The Association of Asia Pacific Airlines (AAPA), which represents 14 operators in south-east and north Asia, has declared its commitment to achieving net zero emissions by 2050, although emphasised success will rely upon collaboration between industry stakeholders and support from governments, reports Tony Harrington. The Director General of AAPA, Subhas Menon, highlighted the introduction of sustainable aviation fuels (SAF) as a key driver of decarbonisation, but acknowledged the Asia-Pacific region currently lacked sufficient production and supply facilities. The association said the provision of “adequate and cost-effective supplies” of SAF for airlines would need support through measures including research and development subsidies, incentives and the allocation of resources to facilitate SAF development and distribution. It also identified technology, operational improvements and ICAO’s CORSIA global carbon offsetting scheme as core elements of the industry’s decarbonisation effort across the markets served by its member airlines. Meanwhile, AAPA member Cathay Pacific has announced a commitment to using SAF for 10% of its total fuel consumption by 2030.
“The Asia-Pacific region will constitute some 40% of global SAF demand, but production and supply facilities in the region are lacking,” said Menon, announcing the net zero pledge. “Allocation of sufficient resources to convert feedstock, like municipal or agricultural waste, waste oils from food production and other biomass for the production of SAF will make a critical difference.”
As the agreed global mechanism for offsetting growth in international emissions, he said the CORSIA scheme had an integral part to play in the industry’s long-term decarbonisation plans, and AAPA wholly supported ICAO efforts.
“In addition,” continued Menon, “investment in emerging sources of energy such as direct carbon capture and carbon sequestration, when these become viable, could complement the industry’s efforts towards achieving net zero emissions. Sustainability is a global challenge that calls for a global solution. Together, we need to ensure distribution of the burden of reducing carbon emissions is fair and equitable, while allowing the industry to recover and restart.”
AAPA’s 14 member airlines, which include some of the industry’s best-known carriers, currently operate in excess of 1,570 aircraft on domestic, regional international, and long-haul international routes. Five of its members – All Nippon Airways, Japan Airlines, Cathay Pacific, Singapore Airlines and Malaysia Airlines – have already committed to net zero emissions by 2050, and the Japanese government, which is aiming to establish domestic SAF production by 2030, is backing two major industrial consortiums to progress the plan (see article).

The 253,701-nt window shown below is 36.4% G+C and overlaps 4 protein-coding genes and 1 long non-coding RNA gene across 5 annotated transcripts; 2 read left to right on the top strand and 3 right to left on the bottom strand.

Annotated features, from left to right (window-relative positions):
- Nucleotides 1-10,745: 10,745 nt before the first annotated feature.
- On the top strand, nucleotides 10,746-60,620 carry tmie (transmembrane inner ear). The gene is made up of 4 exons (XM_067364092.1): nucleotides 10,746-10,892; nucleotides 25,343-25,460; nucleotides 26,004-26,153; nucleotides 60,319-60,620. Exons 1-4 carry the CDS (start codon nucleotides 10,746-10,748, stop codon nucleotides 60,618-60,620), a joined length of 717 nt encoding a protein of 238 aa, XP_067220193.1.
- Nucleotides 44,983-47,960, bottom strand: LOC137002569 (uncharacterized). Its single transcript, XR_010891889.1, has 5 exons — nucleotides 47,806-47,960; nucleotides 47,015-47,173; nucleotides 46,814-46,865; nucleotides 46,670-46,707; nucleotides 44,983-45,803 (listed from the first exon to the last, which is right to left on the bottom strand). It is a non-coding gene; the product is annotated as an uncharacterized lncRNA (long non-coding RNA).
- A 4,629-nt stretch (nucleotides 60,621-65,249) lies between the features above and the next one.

The remaining members of AAPA are Air Astana, Asiana, Bangkok Airways, China Airlines, Eva Air, Garuda Indonesia, Philippine Airlines, Royal Brunei and Thai Airways International. Asiana is progressing towards takeover by Korean Air, a former AAPA member, which, while actively working to decarbonise, has yet to publicly commit to a net zero 2050 goal.
AAPA has no member airlines from either China or India, two of the region’s, and the world’s, largest air transport markets, nor major airlines in the south-west Pacific including Qantas and Air New Zealand, both of which have committed to net zero emissions by 2050 and are actively working towards the establishment of SAF production industries in their home markets.
Through their membership of the oneworld alliance, AAPA members Cathay Pacific, Japan Airlines and Malaysia Airlines last year pledged to achieving net zero emissions by 2050.
Cathay Pacific has just announced a commitment to using SAF for 10% of its total fuel consumption as part of its net zero ambition and says it expects to begin taking first deliveries of SAF for use on flights from the US starting in 2024. The airline became the first investor in Fulcrum BioEnergy in 2014 and has committed to purchasing 1.1 million tonnes from the US SAF producer over 10 years, which will cover around 2% of its pre-Covid fuel requirements on an annual basis. Cathay also uses blended SAF on delivery flights of its new aircraft – over 40 to date – from Airbus in Toulouse.
“Our new commitment is a clear signal of our determination to achieve our net zero emissions target and to be a leader in the fight against climate change,” said the airline’s CEO, Augustus Tang. “The ability to achieve this target does not rest with airlines alone. We are calling on support from various stakeholder groups to help make it a reality, from policymakers, the energy sector, aircraft and engine manufacturers, and even our customers, who are keen to reduce their carbon footprint. Only by joining hands can we meet this ambitious goal together.”
Photo: Cathay Pacific A350-900
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